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A letter to the local Bellingen newspaper

Seeking asylum: refugees tell their stories

The Bellingen Librarian happily accepts a copy of Seeking Asylum

As we head towards the federal election in the months ahead, it will be more important than ever to be wary of the misinformation, sloganeering and deceit which, these days, go hand in hand with political campaigning. This is particularly relevant in relation to   the depiction and treatment of asylum seekers and refugees. For the   past two decades, we have shifted from a focus on compassion and our   human rights obligations to one of fomenting fear and spreading   misinformation. Securing votes at elections, whatever the human cost, is now all that matters.  Honesty and integrity come a very poor second. In all this fog of misinformation and scaremongering, the real stories of refugees have been excluded from the national narrative. 

A new book, _"Seeking Asylum: Our Stories"_, put together by the Asylum Seeker Resource Centre, seeks to redress the balance through the voices and stories of real refugees who have arrived in Australia
during the past twenty years. The twenty-three people who tell their stories in this beautifully illustrated book have one thing in common, in that all of them had been forced to flee their homeland.
Thereafter, each of their stories is unique and deeply personal.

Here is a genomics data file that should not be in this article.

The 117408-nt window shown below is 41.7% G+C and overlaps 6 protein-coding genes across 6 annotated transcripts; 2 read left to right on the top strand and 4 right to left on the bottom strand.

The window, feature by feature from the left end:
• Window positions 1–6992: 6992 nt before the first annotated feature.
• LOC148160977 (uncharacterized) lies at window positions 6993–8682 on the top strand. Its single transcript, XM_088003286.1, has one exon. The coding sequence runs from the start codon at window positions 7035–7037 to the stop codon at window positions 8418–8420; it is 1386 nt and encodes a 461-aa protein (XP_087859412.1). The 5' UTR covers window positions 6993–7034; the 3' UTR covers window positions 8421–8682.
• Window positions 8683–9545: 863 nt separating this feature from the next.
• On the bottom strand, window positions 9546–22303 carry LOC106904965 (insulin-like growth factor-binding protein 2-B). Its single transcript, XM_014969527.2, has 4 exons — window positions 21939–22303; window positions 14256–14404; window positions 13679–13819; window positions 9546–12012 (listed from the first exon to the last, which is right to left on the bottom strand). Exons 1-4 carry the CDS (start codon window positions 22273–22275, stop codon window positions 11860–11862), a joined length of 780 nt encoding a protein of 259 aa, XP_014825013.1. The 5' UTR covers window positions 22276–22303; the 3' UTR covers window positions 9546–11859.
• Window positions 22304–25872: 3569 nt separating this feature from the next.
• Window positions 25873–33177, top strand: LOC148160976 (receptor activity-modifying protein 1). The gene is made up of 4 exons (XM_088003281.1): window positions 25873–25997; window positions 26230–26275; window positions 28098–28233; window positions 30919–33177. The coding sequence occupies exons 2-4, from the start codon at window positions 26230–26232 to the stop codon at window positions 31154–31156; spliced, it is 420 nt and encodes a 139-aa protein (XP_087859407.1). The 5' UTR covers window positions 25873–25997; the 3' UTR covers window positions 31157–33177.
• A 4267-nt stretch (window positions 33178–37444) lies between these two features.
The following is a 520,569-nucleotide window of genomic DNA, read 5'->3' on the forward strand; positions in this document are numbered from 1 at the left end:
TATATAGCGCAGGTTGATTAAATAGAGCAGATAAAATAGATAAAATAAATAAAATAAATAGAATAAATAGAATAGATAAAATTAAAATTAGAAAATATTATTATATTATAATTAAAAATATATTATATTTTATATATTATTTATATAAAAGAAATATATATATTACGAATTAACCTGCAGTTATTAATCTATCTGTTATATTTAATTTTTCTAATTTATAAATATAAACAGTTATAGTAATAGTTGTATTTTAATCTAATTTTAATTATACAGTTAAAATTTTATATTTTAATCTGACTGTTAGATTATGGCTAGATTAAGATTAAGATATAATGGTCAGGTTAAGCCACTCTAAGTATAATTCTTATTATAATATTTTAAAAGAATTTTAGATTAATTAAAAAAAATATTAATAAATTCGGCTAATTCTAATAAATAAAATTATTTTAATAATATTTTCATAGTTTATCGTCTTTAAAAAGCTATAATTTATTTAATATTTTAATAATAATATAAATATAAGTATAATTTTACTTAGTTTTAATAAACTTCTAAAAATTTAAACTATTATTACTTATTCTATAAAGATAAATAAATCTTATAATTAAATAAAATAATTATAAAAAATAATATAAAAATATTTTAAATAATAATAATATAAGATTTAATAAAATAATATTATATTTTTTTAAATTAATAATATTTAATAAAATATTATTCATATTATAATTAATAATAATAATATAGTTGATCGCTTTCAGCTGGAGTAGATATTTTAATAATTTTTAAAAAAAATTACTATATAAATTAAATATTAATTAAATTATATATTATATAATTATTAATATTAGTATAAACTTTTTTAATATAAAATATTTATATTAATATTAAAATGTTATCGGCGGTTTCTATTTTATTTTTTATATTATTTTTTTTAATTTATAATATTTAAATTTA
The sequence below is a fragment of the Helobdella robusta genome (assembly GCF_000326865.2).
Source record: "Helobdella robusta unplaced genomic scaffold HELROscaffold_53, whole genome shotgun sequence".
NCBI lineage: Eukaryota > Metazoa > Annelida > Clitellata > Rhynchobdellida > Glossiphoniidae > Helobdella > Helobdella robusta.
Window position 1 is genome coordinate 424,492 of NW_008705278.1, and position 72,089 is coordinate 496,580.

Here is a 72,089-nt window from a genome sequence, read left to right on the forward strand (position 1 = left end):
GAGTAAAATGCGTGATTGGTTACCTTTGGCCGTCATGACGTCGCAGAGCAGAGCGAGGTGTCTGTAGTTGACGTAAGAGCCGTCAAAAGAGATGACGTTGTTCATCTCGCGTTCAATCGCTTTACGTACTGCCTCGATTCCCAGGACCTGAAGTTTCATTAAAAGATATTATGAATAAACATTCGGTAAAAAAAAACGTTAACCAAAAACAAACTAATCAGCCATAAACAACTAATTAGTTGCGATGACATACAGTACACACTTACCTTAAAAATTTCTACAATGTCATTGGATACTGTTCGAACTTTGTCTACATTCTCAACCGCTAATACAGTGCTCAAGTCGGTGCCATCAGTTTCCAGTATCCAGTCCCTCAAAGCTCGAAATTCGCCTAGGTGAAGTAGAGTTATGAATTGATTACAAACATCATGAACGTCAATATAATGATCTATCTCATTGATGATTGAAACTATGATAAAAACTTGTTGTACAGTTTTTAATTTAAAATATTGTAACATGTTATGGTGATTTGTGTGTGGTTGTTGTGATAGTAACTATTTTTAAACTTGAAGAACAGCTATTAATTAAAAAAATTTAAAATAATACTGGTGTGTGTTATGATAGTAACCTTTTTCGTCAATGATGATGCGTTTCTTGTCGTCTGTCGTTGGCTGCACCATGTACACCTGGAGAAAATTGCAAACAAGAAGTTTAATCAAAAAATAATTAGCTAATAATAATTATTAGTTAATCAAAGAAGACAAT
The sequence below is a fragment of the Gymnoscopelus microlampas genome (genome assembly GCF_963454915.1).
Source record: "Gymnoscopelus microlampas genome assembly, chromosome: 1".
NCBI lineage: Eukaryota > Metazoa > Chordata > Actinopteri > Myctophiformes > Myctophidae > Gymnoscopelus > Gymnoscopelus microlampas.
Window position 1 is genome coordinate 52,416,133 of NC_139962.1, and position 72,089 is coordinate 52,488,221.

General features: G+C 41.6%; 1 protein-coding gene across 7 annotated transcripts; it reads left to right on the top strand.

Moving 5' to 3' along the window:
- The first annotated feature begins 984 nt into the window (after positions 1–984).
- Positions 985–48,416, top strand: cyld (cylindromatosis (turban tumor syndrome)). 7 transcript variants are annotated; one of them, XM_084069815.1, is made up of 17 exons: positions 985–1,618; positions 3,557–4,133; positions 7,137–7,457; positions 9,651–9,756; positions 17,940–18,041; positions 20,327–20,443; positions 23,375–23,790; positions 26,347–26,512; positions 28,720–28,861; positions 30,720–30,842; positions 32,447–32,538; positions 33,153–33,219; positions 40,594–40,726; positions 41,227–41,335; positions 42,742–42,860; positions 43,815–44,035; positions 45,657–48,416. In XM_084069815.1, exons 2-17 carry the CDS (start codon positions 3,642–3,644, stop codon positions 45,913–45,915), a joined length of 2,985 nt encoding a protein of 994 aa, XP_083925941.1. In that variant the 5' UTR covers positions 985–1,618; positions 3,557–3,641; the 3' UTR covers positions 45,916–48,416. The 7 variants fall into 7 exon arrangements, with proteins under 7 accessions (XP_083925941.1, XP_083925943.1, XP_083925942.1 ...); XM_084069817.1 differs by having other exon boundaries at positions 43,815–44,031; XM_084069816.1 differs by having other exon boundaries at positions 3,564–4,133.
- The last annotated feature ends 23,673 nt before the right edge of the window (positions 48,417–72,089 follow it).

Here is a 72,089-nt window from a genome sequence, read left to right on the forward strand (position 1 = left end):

When Ghofran was just nine years old, her family was forced to flee Iraq. She spent six years in a refugee tent in the Saudi Arabian desert, before arriving in Australia at the age of twenty with no English and limited education. But, like so many refugees, she was  determined and resilient. She was eventually awarded a Bachelor of Science degree with high distinction, and later completed her PhD. She
now works as a university lecturer, training biomedical students on their way to becoming doctors.

Another refugee, Danijel, tells us that he has gone from milking cows in a war zone to representing blue-collar workers in Australian courts!
 It is important that the stories of refugees be heard. To that end, some members of our local refugee advocacy group purchased copies of  the book and have presented them to Macksville, Nambucca, Urunga and Bellingen libraries. We do hope that members of our communities will enjoy reading the refugees' stories, which will hopefully contribute  to a better and more empathetic understanding of the issues, and help  us to respond with greater compassion and humanity to these people.They are seeking a hand up, not a handout, and, with support, have so
much to offer to Australian society.
Let these stories be an antidote to the inevitable drumbeat of racism  and fear as the federal election approaches.
Mike Griffin

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